Flexity Outlook

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The Flexity Outlook is a series of low-floored, articulated light-rail trams manufactured by Bombardier Transportation. Part of the larger Flexity product line (many of which are not low-floor), Flexity Outlook vehicles are modular and commonly used.

Types[edit]

Bombardier markets two types or families of designs as "Flexity Outlook".

Eurotram[edit]

The Eurotram was first used in Strasbourg

The Eurotram is a brand of light rail vehicles based on a design by Socimi (Milan, Italy) and manufactured by ABB (later Adtranz and Bombardier) at former BREL sites in York and Derby in the UK.[1] with some parts from ABB Trazione (Italy).[2] Units built for the Porto network were constructed at Bombardier's factory in Amadora Portugal.[3]

Its modern design makes it look as much like a train as a tram, and it has large windows along its entire length.

Over 150 units have been built between 1994 and 2004. It is used on the Strasbourg tramway, in Milan on the Azienda Trasporti Milanesi, and on the Porto Metro.[4]

The design was acquired by Bombardier when they took over Adtranz in 2001. In 2003 the design was taken on a marketing tour of Australia, with Porto tram number 018 shortened by 2 modules and put on display in Sydney on the light rail in Sydney.[5] It was then taken to Melbourne where it operated on the local tram network between January and March 2003 as a 7 section tram.[6]

Bombardier has began to market this type as Flexity Outlook (E).

Cityrunner[edit]

Cityrunner in Łódź, Poland

The more common Cityrunner, which has a more traditional tram design, is used by several cities in Austria (in Innsbruck, Linz and Graz), also Łódź (Poland), Geneva (Switzerland), Eskişehir (Turkey), and Brussels (Belgium), and vehicles for Marseille, (France) Valencia, Alicante (both Spain) and Toronto (Canada) are in the design and production phase. The Toronto Transit Commission has also selected it for upgrading its current fleet, with possible use for the Transit City plan as well.[7][8]

Both models have low floors. While most Flexity Outlook trams are bi-directional, the Toronto cars will be single-ended in order to meet the operating requirements of that city's legacy streetcar routes. Bombardier has built single-ended Flexity Outlook versions for cities including Graz, Łódź and Milan. They follow a modular design, allowing them to be customised for use on networks that require narrow vehicles or uniquely tight curve radii, down to 11.6 metres (38 ft) in the case of Toronto. Toronto's version of the Outlook will be gauged to fit its legacy streetcar lines, with a track width of 149.5 cm, or 4 ft 10 7⁄8 in.

The Flexity Outlook's closest competitors are the Citadis from Alstom, the Combino and S70 from Siemens, and Bombardier's other Flexity trams.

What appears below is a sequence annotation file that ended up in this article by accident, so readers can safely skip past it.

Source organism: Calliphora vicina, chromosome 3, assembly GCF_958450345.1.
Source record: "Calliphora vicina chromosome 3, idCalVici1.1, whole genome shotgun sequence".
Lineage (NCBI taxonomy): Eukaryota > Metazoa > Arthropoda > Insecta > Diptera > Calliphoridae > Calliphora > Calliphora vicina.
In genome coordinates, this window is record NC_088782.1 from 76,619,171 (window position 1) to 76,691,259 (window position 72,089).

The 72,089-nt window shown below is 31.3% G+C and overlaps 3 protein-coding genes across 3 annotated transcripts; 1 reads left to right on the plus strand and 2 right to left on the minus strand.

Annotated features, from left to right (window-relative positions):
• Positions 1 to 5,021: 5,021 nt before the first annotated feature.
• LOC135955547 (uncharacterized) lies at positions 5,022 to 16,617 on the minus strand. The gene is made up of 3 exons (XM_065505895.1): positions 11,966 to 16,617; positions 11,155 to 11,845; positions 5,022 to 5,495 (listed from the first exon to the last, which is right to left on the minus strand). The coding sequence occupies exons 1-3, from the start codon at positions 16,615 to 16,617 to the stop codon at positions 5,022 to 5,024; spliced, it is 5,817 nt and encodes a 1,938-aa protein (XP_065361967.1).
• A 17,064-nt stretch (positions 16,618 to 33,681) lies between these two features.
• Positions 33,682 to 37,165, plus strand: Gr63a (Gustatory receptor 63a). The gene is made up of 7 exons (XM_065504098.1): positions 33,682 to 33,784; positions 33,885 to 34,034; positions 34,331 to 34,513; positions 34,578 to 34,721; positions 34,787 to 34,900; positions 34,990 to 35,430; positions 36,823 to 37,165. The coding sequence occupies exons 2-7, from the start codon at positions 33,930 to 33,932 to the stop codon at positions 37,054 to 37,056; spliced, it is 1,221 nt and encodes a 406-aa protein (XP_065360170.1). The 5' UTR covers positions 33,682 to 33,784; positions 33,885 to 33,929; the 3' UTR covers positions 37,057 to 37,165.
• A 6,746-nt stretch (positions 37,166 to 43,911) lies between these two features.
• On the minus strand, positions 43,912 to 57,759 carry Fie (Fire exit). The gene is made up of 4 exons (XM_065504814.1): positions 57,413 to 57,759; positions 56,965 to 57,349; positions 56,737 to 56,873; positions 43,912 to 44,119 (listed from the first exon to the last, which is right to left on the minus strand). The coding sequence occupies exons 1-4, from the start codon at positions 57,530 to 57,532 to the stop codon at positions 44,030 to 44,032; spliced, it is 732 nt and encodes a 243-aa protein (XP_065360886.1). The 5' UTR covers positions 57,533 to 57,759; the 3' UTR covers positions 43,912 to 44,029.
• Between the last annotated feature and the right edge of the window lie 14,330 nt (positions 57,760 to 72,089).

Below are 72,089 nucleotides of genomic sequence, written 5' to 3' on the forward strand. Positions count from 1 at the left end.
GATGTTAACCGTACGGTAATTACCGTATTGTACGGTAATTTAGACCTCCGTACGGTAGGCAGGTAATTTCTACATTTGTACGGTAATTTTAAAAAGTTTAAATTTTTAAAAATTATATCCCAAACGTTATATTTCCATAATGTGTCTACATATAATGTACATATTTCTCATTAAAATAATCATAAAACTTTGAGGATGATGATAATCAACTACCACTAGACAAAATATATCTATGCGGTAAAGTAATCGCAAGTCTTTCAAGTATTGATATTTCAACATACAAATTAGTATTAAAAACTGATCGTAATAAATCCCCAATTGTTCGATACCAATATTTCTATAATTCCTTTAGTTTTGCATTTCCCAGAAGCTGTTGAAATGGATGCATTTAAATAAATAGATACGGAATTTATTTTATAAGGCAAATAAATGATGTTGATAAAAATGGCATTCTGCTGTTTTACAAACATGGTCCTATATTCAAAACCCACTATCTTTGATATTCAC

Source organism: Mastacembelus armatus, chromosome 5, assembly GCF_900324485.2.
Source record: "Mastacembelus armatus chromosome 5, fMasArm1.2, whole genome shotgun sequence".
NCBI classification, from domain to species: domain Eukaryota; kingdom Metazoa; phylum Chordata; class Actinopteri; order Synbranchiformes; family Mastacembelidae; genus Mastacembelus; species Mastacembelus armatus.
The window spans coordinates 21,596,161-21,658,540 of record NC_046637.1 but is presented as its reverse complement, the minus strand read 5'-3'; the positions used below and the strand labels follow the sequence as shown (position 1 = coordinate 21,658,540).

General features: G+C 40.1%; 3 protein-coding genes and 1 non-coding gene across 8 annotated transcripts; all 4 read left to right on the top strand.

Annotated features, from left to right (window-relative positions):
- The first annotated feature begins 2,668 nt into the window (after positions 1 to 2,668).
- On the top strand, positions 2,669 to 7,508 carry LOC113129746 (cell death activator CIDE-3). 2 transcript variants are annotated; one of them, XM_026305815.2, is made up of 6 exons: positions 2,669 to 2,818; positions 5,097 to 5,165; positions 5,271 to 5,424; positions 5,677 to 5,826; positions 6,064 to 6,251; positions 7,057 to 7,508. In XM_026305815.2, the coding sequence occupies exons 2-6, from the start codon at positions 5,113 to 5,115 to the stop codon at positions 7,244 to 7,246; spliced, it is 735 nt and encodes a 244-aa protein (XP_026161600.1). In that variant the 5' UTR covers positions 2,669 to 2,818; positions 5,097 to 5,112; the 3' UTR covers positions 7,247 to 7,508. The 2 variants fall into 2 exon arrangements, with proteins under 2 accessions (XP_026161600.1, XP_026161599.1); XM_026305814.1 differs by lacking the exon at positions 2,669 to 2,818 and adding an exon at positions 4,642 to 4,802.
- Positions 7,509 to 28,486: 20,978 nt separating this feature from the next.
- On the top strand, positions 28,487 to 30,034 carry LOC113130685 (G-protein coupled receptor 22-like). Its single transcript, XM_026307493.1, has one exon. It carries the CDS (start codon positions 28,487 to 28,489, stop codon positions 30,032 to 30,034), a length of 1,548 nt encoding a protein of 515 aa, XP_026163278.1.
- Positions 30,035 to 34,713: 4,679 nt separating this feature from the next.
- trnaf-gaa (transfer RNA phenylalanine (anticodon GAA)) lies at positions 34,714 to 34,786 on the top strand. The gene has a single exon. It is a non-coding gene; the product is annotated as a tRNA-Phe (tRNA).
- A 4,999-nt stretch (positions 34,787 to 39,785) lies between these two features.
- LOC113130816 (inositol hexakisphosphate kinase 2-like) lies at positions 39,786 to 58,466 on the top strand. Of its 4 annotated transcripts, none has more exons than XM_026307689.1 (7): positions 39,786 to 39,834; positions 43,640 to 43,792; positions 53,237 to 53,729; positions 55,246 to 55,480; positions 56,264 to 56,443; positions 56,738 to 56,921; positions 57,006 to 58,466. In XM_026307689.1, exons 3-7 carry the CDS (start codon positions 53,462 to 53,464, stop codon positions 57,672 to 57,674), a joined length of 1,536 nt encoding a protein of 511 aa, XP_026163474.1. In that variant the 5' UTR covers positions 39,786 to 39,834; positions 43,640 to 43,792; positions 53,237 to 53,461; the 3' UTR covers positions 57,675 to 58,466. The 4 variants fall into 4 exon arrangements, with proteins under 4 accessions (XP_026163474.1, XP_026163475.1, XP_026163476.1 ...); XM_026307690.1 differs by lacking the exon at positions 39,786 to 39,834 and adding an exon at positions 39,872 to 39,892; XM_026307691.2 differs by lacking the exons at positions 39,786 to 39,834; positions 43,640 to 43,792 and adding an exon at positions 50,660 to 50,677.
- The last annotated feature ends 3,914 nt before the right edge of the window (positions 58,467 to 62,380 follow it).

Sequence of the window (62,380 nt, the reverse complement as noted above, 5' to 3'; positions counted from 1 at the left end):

Vancouver demonstration line[edit]

Brussels tram in Vancouver during the 2010 Winter Olympics

Bombardier Transportation operated a Flexity Outlook demo system in Vancouver from January 21 to March 21, 2010, coinciding with the 2010 Winter Olympics. The trams were on loan from a fleet of Flexity Outlook series made for the Brussels tram network. The service was called the Olympic Line and used electrified railway right-of-way owned by the City of Vancouver and not part of the regional transit authority (TransLink).

The temporary line operated from Granville Island to near Olympic Village Station on the Canada Line at 2nd Avenue. Service consisted of a 1.8-kilometre (1.1 mi) link with two stations, with cars operating every 10 minutes.

See also[edit]

Flexity Outlook in Toronto

References[edit]

  1. ^ C.J. Wansbeek (March 2003). "Strasbourg: Interurban tram strategy strengthens city system". Tramways & Urban Transit. 
  2. ^ Applicability of low-floor light rail vehicles in North America. National Research Council (U.S.). Transportation Research Board, Booz, Allen & Hamilton. 1995. pp. 28, 31, 34–5, 41–3, 54. 
  3. ^ "Metro do Porto Light Rail, Portugal". www.railway-technology.com. Rolling Stock. 
  4. ^ Traction Ferroviaire: Les Tramways; Caracteristiques de Materiels Roulants. Ed. Techniques Ingénieur. pp. 7–8. 
  5. ^ "Bombardier Eurotram Exhibition, Sydney". www.sleeper.apana.org.au. Retrieved 2008-07-18. 
  6. ^ "VICSIG - Trams: Eurotram in Melbourne". www.vicsig.net. Retrieved 2008-07-18. 
  7. ^ Kalinowski, Tess (2009-04-24). "TTC picks Bombardier". Toronto Star. Archived from the original on 2009-05-01. 
  8. ^ Tess Kalinowski (2009-04-28). "A streetcar named Inspire?". Toronto Star. Archived from the original on 2009-05-01. 

External links[edit]